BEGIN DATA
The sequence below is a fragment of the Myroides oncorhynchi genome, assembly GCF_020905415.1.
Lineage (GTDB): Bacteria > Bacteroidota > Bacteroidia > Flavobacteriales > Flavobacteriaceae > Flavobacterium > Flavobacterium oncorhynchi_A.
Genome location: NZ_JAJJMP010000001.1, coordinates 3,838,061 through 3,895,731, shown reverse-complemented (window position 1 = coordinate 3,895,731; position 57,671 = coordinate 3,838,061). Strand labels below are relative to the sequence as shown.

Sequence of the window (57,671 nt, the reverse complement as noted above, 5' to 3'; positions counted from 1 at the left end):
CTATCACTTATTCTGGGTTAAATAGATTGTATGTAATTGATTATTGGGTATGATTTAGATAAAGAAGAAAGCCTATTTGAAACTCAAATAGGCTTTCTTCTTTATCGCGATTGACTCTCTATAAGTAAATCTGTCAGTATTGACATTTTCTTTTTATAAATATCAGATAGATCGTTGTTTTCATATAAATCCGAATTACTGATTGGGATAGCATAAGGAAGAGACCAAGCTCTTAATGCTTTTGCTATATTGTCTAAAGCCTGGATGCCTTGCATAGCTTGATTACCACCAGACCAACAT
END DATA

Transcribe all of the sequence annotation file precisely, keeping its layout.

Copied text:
The sequence below is a fragment of the Myroides oncorhynchi genome, assembly GCF_020905415.1.
Lineage (GTDB): Bacteria > Bacteroidota > Bacteroidia > Flavobacteriales > Flavobacteriaceae > Flavobacterium > Flavobacterium oncorhynchi_A.
Genome location: NZ_JAJJMP010000001.1, coordinates 3,838,061 through 3,895,731, shown reverse-complemented (window position 1 = coordinate 3,895,731; position 57,671 = coordinate 3,838,061). Strand labels below are relative to the sequence as shown.

Sequence of the window (57,671 nt, the reverse complement as noted above, 5' to 3'; positions counted from 1 at the left end):
CTATCACTTATTCTGGGTTAAATAGATTGTATGTAATTGATTATTGGGTATGATTTAGATAAAGAAGAAAGCCTATTTGAAACTCAAATAGGCTTTCTTCTTTATCGCGATTGACTCTCTATAAGTAAATCTGTCAGTATTGACATTTTCTTTTTATAAATATCAGATAGATCGTTGTTTTCATATAAATCCGAATTACTGATTGGGATAGCATAAGGAAGAGACCAAGCTCTTAATGCTTTTGCTATATTGTCTAAAGCCTGGATGCCTTGCATAGCTTGATTACCACCAGACCAACAT